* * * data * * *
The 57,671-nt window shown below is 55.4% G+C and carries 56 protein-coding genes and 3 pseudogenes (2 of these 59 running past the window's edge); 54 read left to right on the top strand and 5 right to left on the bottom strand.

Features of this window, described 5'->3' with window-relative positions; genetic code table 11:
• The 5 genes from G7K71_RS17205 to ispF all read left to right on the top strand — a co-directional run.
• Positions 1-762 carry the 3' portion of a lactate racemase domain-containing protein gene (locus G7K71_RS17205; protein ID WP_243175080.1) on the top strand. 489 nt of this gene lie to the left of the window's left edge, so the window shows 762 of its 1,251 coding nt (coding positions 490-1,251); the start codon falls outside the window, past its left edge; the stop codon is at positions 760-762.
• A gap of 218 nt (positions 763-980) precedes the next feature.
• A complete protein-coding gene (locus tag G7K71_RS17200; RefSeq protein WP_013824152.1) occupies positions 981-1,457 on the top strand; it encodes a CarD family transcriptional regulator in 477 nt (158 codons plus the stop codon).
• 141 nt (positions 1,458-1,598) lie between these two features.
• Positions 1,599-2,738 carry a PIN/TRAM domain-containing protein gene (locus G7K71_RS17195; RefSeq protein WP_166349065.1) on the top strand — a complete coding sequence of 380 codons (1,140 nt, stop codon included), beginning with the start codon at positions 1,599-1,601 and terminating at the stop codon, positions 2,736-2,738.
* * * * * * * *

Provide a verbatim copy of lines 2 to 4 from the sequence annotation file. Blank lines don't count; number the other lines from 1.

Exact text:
Features of this window, described 5'->3' with window-relative positions; genetic code table 11:
• The 5 genes from G7K71_RS17205 to ispF all read left to right on the top strand — a co-directional run.
• Positions 1-762 carry the 3' portion of a lactate racemase domain-containing protein gene (locus G7K71_RS17205; protein ID WP_243175080.1) on the top strand. 489 nt of this gene lie to the left of the window's left edge, so the window shows 762 of its 1,251 coding nt (coding positions 490-1,251); the start codon falls outside the window, past its left edge; the stop codon is at positions 760-762.